Rather than getting squeezed by
conventional trade, thousands of
artisans and farmers around the world
will have enough money to provide their
families with food, shelter, education,
and health care.
The Fair Trade movement is a worldwide
phenomenon that holds at its core the
belief that people come before profits.
Fair Trade is a response to the global
inequalities caused by the conventional
trading system that has all too often
resulted in the rich becoming richer
whilst the producers at the bottom of
the trade chain remain desperately poor.
In order for an organisation to be
recognised as Fair Trade, it must satisfy
the 10 standards of the World Fair
Trade Organisation (WFTO), the first
of which is the payment of a fair price,
determined through dialogue with the
By working directly with producer
groups, Fair Trade avoids middlemen.
Conventional trade normally requires the
use of 3-10 middlemen. Avoiding this
has the threefold advantage of allowing
the producer to have a greater cut of
the final selling price, cutting the cost of
importation, and increasing transparency
for the Fair Trade Organisation.
It is also crucial to commit to long-
term, reliable trade relationships.
Conventional traders will often cancel
orders or renegotiate the prices after
the orders have been placed, leaving the
producers vulnerable and making their
Respecting human rights is fundamental
to Fair Trade, particularly those of
women and children. Women remain
disproportionately amongst the poorest
in society and often have no social safety
nets, no education, no voice, and few
choices. For these reasons, 70% of the
producers that Ten Thousand Villages /
Dix Mille Villages (a non-profit FTO that is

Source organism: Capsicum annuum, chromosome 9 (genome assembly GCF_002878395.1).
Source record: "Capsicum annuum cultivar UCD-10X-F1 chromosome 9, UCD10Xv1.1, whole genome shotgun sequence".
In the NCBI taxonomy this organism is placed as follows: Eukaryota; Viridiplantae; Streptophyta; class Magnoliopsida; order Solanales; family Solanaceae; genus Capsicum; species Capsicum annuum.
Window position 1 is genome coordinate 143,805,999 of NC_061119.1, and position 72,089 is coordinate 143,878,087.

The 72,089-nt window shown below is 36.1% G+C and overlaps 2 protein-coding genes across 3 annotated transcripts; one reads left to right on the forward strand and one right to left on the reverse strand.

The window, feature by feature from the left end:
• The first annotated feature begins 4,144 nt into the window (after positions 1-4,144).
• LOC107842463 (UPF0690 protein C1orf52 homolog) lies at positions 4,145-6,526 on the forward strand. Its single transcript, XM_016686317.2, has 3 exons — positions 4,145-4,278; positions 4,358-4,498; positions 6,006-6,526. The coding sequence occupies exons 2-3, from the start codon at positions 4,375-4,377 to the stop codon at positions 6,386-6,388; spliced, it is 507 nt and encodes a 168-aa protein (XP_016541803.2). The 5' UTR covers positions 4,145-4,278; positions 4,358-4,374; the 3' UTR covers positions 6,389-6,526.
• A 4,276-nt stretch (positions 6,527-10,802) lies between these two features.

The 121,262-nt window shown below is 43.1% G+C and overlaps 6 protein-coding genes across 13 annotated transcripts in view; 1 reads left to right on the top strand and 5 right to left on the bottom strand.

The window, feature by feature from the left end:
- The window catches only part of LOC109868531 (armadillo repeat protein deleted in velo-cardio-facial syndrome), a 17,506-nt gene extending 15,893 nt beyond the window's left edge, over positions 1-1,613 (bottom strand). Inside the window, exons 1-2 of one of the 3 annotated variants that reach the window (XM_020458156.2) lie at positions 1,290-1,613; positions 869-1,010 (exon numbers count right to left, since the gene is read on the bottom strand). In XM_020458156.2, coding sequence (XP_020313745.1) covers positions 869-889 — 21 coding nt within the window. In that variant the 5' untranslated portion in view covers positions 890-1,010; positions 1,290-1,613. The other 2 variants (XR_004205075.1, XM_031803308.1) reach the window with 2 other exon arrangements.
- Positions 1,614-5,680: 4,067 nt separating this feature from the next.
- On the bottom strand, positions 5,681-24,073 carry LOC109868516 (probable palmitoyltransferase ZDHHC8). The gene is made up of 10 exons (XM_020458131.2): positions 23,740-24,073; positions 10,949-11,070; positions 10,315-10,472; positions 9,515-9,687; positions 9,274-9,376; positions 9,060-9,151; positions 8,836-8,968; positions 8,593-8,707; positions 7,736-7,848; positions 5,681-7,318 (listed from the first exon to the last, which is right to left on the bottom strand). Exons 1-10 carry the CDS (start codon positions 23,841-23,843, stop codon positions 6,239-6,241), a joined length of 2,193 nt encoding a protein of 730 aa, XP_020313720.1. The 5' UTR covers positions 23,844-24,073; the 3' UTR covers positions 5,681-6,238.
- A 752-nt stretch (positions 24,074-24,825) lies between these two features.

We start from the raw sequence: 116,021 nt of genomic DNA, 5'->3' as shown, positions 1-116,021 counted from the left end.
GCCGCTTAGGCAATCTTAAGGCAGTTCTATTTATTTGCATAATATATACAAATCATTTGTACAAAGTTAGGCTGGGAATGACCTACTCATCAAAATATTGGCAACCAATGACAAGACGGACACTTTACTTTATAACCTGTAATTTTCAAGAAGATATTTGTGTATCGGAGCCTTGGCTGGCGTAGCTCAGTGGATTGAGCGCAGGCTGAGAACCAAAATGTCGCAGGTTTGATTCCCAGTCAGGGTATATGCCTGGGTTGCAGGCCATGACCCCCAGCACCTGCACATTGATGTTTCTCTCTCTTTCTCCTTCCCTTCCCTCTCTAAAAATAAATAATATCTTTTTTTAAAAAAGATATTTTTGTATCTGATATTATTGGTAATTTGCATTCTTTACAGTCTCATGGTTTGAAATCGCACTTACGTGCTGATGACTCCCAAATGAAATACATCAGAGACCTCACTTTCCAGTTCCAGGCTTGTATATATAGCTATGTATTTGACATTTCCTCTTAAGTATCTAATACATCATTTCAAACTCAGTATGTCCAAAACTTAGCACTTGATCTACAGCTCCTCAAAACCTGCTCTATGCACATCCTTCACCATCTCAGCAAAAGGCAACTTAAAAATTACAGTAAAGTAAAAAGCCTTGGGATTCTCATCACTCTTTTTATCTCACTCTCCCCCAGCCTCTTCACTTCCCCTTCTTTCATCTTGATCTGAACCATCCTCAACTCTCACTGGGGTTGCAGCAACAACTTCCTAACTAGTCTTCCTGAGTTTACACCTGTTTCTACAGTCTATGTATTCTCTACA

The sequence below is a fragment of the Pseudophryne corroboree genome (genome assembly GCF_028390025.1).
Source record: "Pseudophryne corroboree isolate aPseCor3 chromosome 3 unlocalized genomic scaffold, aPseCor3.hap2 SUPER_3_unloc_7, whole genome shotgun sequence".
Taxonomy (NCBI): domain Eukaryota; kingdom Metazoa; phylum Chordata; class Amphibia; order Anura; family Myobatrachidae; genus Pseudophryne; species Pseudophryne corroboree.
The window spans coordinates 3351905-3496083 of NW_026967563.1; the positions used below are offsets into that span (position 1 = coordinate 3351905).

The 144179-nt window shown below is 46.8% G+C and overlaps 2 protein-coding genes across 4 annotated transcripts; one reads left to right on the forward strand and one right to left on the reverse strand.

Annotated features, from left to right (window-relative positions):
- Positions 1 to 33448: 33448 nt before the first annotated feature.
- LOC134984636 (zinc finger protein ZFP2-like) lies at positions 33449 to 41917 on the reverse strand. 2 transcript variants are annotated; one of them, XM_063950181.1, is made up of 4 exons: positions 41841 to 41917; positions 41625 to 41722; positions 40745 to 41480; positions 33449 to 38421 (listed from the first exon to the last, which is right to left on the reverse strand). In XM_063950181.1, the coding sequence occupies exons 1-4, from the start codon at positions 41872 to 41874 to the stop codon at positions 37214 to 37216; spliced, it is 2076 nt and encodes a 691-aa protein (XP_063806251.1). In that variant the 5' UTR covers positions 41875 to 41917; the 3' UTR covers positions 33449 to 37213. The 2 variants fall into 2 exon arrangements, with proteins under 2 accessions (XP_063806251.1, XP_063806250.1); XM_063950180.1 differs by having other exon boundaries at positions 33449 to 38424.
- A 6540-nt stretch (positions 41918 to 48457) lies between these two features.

one of the pioneers of the movement- full
disclosure: your correspondent proudly
manages one of their stores) works with
are women. Women are given an equal
voice and are always paid the same salaries
as men. Producer groups are also often
able to offer services and programmes to
their workers and to the wider community,
including help with education, medical
care, insurance, revolving loans, skills
training, and profit sharing.
For trade to be truly fair the local
environment of the producers must be
respected as well. Fair Trade dealers
must work with producers to support
the use of clean fuels, clean production
methods, and sustainable materials.
Indeed, many products are made of re-
used or re-cycled or re-claimed materials.
One such producer group is Get Paper.
Based in Nepal, Get Paper started out
as a small income-generating project
for Dalits— the lower caste of so-
called Untouchables. Paper making
was chosen because the process is
fairly simple to learn and because of the
abundance of raw materials— recycled
waste paper and cotton, water hyacinth,
jute, and even corn husks. Since the start
of the project, the workforce has grown
from 14 employees to 125, with additional
seasonal workers to boot. As well as fair
wages, the workers are provided with free
lunches, health benefits, pension funds,
and a share in company profits.
Since 1993, Get Paper has used
25% of its profits to support various
community development initiatives.
They have planted over 2,000 trees as
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part of their reforestation project and
have developed a very successful HIV/
Aids Education Program.
The project of which Get Paper is most
proud is the “Send Your Daughter To
School” campaign. Tragically, Nepalese
girls born into very poor families are often
sent to work in brothels in India to earn
money to help support their families.
Firmly believing that education is the
key to ending this practice, Get Paper
built a series of girls’ schools. After it
became apparent that the very poorest
people were still not sending their
daughters to school, Get Paper offered
the very poorest family in the village a
small allowance on the condition that
their girl went to school every day; this
inspired the families of those who were
a little better off to send their daughters
to school as well.
Get Paper has succeeded in making
life better for its employees and for
Nepalese all around the country, which
is what Fair Trade is all about.
Sally Richmond is the manager of
Montreal’s Ten Thousand Villages-
Monkland as well as a Fair Trade activist.